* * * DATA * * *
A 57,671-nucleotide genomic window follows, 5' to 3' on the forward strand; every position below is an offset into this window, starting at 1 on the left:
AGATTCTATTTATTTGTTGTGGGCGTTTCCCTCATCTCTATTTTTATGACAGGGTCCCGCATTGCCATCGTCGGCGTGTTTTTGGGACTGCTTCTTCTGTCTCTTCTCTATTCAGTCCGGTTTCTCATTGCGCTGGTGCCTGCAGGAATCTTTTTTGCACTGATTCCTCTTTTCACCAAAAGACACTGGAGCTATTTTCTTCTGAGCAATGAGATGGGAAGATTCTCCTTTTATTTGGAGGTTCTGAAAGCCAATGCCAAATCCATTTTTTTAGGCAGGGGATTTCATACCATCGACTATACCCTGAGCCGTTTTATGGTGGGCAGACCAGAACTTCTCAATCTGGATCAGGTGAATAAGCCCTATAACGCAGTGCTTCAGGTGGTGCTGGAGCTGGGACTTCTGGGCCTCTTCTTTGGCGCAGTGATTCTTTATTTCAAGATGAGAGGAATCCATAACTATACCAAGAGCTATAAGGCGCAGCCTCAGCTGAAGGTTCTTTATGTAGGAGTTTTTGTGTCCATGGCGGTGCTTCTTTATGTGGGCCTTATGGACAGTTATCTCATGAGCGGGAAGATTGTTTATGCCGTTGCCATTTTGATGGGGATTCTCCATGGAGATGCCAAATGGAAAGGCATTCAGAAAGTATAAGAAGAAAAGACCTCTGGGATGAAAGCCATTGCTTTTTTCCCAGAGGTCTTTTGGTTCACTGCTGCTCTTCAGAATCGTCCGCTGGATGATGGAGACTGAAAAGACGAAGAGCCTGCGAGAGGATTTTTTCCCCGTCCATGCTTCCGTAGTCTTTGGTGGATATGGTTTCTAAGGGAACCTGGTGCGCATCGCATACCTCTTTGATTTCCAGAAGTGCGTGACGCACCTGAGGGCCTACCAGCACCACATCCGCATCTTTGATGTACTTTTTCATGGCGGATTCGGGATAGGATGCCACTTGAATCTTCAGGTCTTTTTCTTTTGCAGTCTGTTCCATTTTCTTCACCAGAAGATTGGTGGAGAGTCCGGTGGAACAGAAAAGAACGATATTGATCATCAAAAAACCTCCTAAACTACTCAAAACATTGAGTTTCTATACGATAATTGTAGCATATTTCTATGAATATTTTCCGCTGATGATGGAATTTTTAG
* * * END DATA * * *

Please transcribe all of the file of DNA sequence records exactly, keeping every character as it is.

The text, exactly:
A 57,671-nucleotide genomic window follows, 5' to 3' on the forward strand; every position below is an offset into this window, starting at 1 on the left:
AGATTCTATTTATTTGTTGTGGGCGTTTCCCTCATCTCTATTTTTATGACAGGGTCCCGCATTGCCATCGTCGGCGTGTTTTTGGGACTGCTTCTTCTGTCTCTTCTCTATTCAGTCCGGTTTCTCATTGCGCTGGTGCCTGCAGGAATCTTTTTTGCACTGATTCCTCTTTTCACCAAAAGACACTGGAGCTATTTTCTTCTGAGCAATGAGATGGGAAGATTCTCCTTTTATTTGGAGGTTCTGAAAGCCAATGCCAAATCCATTTTTTTAGGCAGGGGATTTCATACCATCGACTATACCCTGAGCCGTTTTATGGTGGGCAGACCAGAACTTCTCAATCTGGATCAGGTGAATAAGCCCTATAACGCAGTGCTTCAGGTGGTGCTGGAGCTGGGACTTCTGGGCCTCTTCTTTGGCGCAGTGATTCTTTATTTCAAGATGAGAGGAATCCATAACTATACCAAGAGCTATAAGGCGCAGCCTCAGCTGAAGGTTCTTTATGTAGGAGTTTTTGTGTCCATGGCGGTGCTTCTTTATGTGGGCCTTATGGACAGTTATCTCATGAGCGGGAAGATTGTTTATGCCGTTGCCATTTTGATGGGGATTCTCCATGGAGATGCCAAATGGAAAGGCATTCAGAAAGTATAAGAAGAAAAGACCTCTGGGATGAAAGCCATTGCTTTTTTCCCAGAGGTCTTTTGGTTCACTGCTGCTCTTCAGAATCGTCCGCTGGATGATGGAGACTGAAAAGACGAAGAGCCTGCGAGAGGATTTTTTCCCCGTCCATGCTTCCGTAGTCTTTGGTGGATATGGTTTCTAAGGGAACCTGGTGCGCATCGCATACCTCTTTGATTTCCAGAAGTGCGTGACGCACCTGAGGGCCTACCAGCACCACATCCGCATCTTTGATGTACTTTTTCATGGCGGATTCGGGATAGGATGCCACTTGAATCTTCAGGTCTTTTTCTTTTGCAGTCTGTTCCATTTTCTTCACCAGAAGATTGGTGGAGAGTCCGGTGGAACAGAAAAGAACGATATTGATCATCAAAAAACCTCCTAAACTACTCAAAACATTGAGTTTCTATACGATAATTGTAGCATATTTCTATGAATATTTTCCGCTGATGATGGAATTTTTAG